Crispin Passmore, author of the preceding post Legal Aid – more wild guess and unlikely dreams is – it should be explained to foreign readers or those passing through from Mars – a bit of a cult figure in domestic legal service circles. Want an iconoclastic view of the legal profession’s stranglehold on legal services and abuse of self-regulation? He has been your go-to-man for close on a couple of decades. I am never entirely sure if I agree or disagree with him: it sometimes seems to be both at the same time. The reason may be the different vocabularies and perceptions of two people who came into legal services policy close on twenty or so years apart. This can lead to diverging reasoning but, somewhat surprisingly, sometimes common conclusions.
Let’s begin with agreement. ‘I expect we will continue to see the ebb and flow of legal aid that looks a lot like the last fifty years. There will be some grand announcements and false dawns, but little will change. Lawyers don’t embrace change and Ministers will continue to focus elsewhere.’ There are solid reasons for this. Lawyers are a powerful political bloc. State-funded legal aid is still an important source of income for both branches of the legal profession. As a minister, you might fall out with lawyers (as has happened over the last decade) while your over-riding political agenda of the moment is fiscal austerity but why pick a fight with that lot if you have other things on your mind – poverty, Brexit, declining economic status or whatever?
Let’s add another point of agreement. ‘There is little point in making arguments that legal aid saves Government money.’ These are always pretty tendentious – not to say tedious – and discount the fact that government just may not care. As Crispin says, ‘Legal aid may sometimes be a cheaper way of solving problems – but not solving them at all is even cheaper sadly.’ There is another aspect of this in what Crispin calls ‘failure demand’. We might want different language. Take an example. It was absolutely foreseeable – and considerably foretold – that much of Tony Blair’s anti-terrorism legislation would be overruled by the courts as in breach of the Human Rights Act. That made a small coterie of human rights lawyers a small fortune in legal aid fees: it gratuitously inflated the legal aid budget. But, that was, no doubt, regarded as worth every penny by Mr Blair’s supporters for making the political point that the Labour government was seen to be tough on terrorism – while knowing its worst excesses would be stopped. This behaviour might be better described not as ‘failure demand’ but ‘policy failure’ or perhaps, more contentiously, ‘constitutional abuse’.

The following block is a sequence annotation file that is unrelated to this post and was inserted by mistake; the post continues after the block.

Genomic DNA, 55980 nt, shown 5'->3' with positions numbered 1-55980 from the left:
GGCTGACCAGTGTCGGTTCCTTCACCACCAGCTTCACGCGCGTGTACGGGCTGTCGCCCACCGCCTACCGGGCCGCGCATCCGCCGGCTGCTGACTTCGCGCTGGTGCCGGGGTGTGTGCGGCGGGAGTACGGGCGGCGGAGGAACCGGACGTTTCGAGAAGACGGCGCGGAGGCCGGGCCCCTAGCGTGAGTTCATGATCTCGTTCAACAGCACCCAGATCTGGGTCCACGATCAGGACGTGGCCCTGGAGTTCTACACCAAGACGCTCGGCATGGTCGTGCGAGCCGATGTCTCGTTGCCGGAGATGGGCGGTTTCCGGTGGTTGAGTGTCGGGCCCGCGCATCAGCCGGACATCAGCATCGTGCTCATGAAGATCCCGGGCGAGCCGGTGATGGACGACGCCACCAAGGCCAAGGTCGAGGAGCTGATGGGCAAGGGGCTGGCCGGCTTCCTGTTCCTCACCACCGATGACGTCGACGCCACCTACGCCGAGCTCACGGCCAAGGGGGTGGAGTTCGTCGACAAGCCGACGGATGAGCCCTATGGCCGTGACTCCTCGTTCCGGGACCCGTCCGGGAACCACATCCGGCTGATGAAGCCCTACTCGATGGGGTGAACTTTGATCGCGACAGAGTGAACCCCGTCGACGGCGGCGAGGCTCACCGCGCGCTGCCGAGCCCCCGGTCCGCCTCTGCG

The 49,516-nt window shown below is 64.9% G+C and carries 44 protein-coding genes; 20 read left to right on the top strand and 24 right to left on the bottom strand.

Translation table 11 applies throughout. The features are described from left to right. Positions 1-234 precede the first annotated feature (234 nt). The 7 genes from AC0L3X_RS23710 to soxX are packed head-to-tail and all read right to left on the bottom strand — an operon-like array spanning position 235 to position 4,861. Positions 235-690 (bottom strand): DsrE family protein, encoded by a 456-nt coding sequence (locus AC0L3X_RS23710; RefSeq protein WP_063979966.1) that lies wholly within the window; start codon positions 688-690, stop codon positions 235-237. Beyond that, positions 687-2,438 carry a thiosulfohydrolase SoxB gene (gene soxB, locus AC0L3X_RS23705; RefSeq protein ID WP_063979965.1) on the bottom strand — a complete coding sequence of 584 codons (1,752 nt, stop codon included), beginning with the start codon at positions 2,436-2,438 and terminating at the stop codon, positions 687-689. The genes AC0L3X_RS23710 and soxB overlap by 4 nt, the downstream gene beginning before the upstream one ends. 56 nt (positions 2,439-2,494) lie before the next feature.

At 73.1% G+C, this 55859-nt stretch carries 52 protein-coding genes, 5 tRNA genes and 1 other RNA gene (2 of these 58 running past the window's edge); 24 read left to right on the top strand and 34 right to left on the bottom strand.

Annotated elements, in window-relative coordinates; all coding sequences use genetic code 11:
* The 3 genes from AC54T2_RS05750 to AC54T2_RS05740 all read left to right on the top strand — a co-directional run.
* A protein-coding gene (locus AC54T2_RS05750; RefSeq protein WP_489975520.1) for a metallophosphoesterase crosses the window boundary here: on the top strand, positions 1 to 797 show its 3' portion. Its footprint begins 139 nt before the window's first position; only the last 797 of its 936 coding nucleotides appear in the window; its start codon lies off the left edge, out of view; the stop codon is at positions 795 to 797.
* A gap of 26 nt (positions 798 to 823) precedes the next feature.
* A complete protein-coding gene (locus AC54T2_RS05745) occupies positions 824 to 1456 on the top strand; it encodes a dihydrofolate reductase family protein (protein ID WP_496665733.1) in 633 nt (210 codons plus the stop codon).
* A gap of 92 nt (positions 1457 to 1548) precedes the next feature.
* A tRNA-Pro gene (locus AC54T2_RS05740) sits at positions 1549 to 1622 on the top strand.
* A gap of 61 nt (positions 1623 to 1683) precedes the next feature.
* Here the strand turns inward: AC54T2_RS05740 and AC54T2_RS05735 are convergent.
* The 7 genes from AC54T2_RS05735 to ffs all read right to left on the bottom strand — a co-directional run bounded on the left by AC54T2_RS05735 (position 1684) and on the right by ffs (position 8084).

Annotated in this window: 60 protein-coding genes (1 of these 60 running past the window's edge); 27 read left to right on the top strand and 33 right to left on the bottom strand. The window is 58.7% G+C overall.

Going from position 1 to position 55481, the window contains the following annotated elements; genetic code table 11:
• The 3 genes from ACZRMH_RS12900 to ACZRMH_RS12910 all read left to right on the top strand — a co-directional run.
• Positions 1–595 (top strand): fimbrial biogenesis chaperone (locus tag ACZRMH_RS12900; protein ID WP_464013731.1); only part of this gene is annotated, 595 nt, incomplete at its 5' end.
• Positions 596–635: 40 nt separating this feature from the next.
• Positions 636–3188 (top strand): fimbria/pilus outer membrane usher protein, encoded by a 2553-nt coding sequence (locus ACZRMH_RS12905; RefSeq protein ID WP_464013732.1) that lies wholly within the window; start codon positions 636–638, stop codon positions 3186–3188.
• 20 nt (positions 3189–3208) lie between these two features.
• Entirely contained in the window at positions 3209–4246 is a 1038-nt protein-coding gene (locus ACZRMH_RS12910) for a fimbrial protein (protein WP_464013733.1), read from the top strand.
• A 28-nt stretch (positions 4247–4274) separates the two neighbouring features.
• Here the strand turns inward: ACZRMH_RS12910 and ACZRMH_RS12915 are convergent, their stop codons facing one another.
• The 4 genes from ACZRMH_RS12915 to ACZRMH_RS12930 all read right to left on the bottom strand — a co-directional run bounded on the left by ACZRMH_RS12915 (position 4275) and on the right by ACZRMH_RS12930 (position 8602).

The core of Crispin’s concern is whether public funds could be better targeted with the better use of technology and innovation. In crime, he favours a public defender model. But this raises immediately a problem which we might call the ‘legal aid paradox’. Legal aid in the UK is overwhelmingly more expensive than almost all other countries because we use more private practitioners to deliver legal services. On the other hand, the engagement of the private profession has kept eligibility (and probably quality) higher than in most other countries because of the profession’s lobbying power. So, Crispin’s solution might be logically correct but it would almost certainly prove a disaster in practice for users. Just look at the example of the Criminal Prosecution Service. Under Conservative and Coalition governments, its budget has declined from £615m in 2010 to a £528m in 2018/9. This is less steep than the decline in legal aid but that was largely due to cuts to eligibility and scope rather than simply reduced funding for existing work. A salaried service is more vulnerable to cuts.